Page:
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Reynolds Rescued

April 6, 2023

A portrait of a tan-skinned man in billowing white robes and a turban.

Portrait of Omai by Sir Joshua Reynolds

A few weeks ago, I wrote about how one of the most famous works by the British portraitist Sir Joshua Reynolds was in danger of leaving Britain after the government's export bar expired. The National Portrait Gallery in London failed to raise the £50 million necessary to purchase Portrait of Omai to keep it in the country. However, over the weekend, the NPG announced that Omai would be staying in the UK after all, but with one very big condition: it will have to spend some time in the United States.

While the NPG only raised a little less than half of the funds necessary to buy the portrait, the British government extended their export bar until June 10th, allowing the J. Paul Getty Museum in Los Angeles to come to the rescue and put up the other half. This is the first time a British museum has partnered with an international organization for a single acquisition. While museum collaborations like this aren’t exactly new, in Britain, it certainly is a novel idea. It may become a more popular way for cultural institutions to share and display works. The plan is to send the portrait back and forth between the two institutions for six months each. But while some are applauding the NPG and the Getty for their new approach to collaboration, some in Britain are upset that Omai will have to spend half the year in an American museum instead of remaining in Britain year-round. But, of course, many are also recognizing that a compromise like this was very necessary. Due to its large endowment, the Getty Museum is one of the few cultural institutions in the world with extensive funds that would have enabled them to purchase the portrait independently, as they have done in the past with several other export-deferred artworks from Britain. Moreover, I suppose sharing is preferable to losing it altogether for such a significant painting.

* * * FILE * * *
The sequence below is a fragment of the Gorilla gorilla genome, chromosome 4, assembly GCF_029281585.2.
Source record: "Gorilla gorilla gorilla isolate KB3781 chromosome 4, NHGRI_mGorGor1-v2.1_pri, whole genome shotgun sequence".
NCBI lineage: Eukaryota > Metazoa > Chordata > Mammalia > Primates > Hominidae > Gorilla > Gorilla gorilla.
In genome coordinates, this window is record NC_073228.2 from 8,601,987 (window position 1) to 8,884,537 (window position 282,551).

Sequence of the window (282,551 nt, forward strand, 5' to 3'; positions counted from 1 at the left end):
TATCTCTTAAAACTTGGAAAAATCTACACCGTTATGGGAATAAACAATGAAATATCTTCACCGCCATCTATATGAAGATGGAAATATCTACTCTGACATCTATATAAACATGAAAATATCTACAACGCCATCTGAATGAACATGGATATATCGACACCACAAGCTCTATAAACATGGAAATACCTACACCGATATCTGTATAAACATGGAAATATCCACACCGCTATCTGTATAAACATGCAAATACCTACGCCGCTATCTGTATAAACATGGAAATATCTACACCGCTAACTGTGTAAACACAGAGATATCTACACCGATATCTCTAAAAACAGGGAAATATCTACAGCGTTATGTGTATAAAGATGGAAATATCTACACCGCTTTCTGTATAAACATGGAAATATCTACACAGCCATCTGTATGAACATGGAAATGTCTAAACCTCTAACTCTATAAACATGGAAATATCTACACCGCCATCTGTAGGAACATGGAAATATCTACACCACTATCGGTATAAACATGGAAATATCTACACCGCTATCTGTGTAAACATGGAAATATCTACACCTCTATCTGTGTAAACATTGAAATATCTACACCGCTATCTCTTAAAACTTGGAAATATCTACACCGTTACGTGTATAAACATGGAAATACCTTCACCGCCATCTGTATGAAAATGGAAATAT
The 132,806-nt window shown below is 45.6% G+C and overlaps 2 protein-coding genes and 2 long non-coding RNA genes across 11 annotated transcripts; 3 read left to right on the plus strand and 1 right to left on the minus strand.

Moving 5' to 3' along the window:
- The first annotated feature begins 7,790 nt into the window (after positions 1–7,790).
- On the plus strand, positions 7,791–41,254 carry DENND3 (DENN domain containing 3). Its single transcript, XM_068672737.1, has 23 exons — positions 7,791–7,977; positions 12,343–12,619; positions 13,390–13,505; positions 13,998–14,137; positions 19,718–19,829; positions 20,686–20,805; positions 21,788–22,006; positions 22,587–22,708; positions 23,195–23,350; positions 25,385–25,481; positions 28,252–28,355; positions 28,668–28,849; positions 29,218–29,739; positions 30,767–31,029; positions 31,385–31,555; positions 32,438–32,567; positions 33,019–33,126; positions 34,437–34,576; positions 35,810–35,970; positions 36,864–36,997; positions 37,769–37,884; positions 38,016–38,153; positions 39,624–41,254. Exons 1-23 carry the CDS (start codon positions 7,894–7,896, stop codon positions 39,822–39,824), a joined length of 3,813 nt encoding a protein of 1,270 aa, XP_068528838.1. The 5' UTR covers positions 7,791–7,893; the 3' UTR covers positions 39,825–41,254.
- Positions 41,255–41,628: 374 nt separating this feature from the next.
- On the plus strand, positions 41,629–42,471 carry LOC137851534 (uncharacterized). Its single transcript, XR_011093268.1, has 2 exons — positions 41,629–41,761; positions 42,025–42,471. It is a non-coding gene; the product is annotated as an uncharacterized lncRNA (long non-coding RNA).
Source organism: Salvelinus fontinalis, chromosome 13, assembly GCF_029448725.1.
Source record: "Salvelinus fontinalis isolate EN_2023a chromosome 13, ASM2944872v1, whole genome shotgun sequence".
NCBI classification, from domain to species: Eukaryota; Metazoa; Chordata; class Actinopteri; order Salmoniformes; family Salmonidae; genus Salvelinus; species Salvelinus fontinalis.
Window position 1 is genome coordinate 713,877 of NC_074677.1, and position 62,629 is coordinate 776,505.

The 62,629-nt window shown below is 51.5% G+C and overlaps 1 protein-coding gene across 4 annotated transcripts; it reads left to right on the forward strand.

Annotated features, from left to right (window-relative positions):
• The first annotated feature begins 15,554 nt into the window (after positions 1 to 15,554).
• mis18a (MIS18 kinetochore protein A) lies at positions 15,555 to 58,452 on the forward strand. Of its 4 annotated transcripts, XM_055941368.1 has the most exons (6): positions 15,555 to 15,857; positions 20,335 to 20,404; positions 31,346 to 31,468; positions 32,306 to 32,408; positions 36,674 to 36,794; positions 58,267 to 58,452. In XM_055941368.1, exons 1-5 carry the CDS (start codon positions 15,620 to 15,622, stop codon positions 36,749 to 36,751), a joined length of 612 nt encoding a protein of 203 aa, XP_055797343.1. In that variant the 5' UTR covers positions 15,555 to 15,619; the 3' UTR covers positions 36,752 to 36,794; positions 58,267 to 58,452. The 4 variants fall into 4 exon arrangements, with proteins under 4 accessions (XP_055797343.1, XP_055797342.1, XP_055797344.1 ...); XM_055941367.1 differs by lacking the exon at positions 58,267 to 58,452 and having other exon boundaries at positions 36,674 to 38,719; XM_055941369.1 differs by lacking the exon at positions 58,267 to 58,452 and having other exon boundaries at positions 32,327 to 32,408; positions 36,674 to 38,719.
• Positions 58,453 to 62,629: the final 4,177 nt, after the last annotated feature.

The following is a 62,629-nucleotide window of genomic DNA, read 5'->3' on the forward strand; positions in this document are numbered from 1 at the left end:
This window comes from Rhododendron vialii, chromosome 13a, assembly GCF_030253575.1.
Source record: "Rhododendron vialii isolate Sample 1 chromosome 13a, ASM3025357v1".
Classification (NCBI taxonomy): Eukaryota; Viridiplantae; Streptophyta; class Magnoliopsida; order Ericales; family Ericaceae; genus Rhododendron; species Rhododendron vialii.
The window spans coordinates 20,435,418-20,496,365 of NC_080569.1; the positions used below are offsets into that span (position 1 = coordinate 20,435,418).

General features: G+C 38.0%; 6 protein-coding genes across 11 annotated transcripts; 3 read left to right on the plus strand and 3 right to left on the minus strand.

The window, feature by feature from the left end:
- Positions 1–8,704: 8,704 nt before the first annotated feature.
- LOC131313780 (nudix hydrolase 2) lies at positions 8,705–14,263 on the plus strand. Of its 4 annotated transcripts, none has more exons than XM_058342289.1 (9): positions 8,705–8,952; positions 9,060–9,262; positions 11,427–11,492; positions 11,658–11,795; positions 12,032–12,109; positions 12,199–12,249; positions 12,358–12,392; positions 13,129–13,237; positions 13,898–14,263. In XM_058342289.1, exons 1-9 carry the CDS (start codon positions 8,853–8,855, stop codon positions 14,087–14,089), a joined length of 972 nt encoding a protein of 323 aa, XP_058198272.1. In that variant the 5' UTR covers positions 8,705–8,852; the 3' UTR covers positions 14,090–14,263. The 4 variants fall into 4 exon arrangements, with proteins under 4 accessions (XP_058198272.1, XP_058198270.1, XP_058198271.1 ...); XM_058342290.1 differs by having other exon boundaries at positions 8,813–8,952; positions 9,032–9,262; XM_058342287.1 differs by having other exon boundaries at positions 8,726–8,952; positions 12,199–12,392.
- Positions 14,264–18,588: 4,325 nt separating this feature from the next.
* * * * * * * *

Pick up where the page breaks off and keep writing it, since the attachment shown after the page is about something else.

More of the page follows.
But the arrangement is not set in stone yet. The National Portrait Gallery still needs to raise nearly £1 million to make up the difference, which many say should not be that big of an issue. Some, like Christopher Knight of the LA Times, claim this premature announcement is a rare but smart move to get more Brits interested in raising the remaining funds. Should the deal go through, the Portrait of Omai is expected to be displayed at the NPG when it finally reopens on June 22nd after three years of renovations.